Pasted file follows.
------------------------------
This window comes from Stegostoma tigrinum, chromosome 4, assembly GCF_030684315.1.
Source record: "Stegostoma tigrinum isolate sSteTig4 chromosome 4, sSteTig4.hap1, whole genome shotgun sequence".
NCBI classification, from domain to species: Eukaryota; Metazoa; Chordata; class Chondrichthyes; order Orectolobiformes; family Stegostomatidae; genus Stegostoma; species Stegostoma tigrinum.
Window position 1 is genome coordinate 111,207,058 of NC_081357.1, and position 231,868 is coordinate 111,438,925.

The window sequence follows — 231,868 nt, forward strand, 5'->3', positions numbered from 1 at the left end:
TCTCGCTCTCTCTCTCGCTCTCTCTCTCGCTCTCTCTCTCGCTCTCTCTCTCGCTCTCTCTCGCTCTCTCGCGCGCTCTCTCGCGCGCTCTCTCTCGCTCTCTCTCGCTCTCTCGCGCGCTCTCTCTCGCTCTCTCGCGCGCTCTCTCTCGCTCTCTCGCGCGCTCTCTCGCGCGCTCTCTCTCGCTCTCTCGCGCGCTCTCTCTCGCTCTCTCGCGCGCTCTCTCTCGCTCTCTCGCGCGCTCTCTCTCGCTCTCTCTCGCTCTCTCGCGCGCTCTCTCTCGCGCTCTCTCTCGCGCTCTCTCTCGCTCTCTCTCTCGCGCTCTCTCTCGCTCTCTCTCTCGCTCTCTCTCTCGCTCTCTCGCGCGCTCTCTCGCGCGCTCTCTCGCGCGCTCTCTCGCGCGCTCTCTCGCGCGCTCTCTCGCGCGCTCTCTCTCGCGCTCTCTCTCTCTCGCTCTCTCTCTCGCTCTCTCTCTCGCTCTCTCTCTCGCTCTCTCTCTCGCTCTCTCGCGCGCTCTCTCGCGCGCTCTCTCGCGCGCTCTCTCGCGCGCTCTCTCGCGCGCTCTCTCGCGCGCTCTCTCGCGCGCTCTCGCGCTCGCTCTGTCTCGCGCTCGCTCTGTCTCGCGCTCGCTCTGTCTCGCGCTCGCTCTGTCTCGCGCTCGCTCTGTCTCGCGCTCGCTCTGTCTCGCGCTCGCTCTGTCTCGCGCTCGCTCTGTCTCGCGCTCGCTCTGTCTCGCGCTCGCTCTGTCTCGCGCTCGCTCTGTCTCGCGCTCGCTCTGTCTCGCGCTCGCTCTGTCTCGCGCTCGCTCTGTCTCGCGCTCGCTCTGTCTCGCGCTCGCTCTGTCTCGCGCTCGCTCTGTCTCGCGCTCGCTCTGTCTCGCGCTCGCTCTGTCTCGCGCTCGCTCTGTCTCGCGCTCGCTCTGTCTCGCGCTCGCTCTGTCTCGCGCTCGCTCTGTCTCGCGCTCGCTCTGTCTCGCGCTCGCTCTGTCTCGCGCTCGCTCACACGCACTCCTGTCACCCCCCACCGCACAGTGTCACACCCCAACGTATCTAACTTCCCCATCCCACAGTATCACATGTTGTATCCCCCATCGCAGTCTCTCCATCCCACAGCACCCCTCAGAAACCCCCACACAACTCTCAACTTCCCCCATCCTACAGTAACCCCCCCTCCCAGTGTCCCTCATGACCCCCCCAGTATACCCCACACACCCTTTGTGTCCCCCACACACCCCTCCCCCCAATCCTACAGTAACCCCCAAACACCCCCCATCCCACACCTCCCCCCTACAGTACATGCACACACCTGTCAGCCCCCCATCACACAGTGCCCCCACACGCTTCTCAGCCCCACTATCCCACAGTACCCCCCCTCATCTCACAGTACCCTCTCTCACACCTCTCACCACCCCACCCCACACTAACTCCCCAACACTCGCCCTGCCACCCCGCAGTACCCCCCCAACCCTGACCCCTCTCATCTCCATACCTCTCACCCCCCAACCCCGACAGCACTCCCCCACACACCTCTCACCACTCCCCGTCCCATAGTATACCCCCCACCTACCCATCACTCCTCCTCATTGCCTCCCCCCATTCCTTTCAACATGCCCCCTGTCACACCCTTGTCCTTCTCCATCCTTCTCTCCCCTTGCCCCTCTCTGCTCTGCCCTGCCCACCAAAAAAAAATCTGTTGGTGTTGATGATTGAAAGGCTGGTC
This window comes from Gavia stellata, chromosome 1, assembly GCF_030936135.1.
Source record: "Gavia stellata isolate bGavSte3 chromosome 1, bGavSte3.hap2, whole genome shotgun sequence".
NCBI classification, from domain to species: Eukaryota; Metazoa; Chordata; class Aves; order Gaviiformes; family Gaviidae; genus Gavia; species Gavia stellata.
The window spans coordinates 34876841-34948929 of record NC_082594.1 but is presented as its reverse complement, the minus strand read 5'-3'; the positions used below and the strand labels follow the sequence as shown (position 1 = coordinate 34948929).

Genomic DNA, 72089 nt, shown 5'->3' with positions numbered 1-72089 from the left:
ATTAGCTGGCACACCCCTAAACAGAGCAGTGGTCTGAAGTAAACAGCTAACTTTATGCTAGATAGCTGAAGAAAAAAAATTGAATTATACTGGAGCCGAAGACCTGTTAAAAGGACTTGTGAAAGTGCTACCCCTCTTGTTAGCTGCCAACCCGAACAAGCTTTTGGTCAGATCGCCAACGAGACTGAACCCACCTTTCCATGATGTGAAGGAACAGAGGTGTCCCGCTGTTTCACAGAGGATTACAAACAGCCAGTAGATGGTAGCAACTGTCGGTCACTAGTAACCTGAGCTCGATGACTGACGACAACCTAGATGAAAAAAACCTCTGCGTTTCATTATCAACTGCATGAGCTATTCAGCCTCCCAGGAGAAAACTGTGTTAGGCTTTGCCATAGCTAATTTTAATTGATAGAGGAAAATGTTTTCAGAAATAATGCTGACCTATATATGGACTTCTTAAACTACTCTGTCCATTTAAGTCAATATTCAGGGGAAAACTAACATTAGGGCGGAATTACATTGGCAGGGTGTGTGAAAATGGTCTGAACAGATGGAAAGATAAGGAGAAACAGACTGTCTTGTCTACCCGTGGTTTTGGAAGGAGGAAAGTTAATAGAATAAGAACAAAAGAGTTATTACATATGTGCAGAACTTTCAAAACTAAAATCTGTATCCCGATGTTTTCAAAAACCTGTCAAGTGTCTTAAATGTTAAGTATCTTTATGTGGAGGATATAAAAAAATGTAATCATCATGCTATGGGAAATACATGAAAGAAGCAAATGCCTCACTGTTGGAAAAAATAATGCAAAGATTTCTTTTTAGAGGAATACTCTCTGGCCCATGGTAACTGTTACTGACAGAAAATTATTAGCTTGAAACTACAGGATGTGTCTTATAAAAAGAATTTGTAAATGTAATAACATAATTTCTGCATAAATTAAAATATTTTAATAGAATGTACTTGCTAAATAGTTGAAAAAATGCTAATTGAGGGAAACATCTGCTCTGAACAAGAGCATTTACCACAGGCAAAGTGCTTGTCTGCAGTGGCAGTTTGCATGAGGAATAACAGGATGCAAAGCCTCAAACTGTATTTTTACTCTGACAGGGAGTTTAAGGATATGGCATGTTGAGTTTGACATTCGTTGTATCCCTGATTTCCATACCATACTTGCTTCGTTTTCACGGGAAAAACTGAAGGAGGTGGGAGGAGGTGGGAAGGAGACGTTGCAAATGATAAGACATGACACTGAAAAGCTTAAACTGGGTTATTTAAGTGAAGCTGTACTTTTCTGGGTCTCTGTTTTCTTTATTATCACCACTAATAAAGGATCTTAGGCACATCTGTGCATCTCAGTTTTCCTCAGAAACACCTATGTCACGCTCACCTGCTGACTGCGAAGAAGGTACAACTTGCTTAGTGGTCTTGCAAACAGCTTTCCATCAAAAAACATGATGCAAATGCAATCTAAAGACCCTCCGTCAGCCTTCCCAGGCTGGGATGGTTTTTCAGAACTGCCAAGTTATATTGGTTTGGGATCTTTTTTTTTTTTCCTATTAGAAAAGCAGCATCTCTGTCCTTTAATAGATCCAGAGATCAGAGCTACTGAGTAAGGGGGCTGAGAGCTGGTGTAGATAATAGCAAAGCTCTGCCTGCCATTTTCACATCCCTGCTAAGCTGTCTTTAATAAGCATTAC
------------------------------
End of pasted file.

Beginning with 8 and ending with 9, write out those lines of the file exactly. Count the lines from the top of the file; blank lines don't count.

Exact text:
Source record: "Gavia stellata isolate bGavSte3 chromosome 1, bGavSte3.hap2, whole genome shotgun sequence".
NCBI classification, from domain to species: Eukaryota; Metazoa; Chordata; class Aves; order Gaviiformes; family Gaviidae; genus Gavia; species Gavia stellata.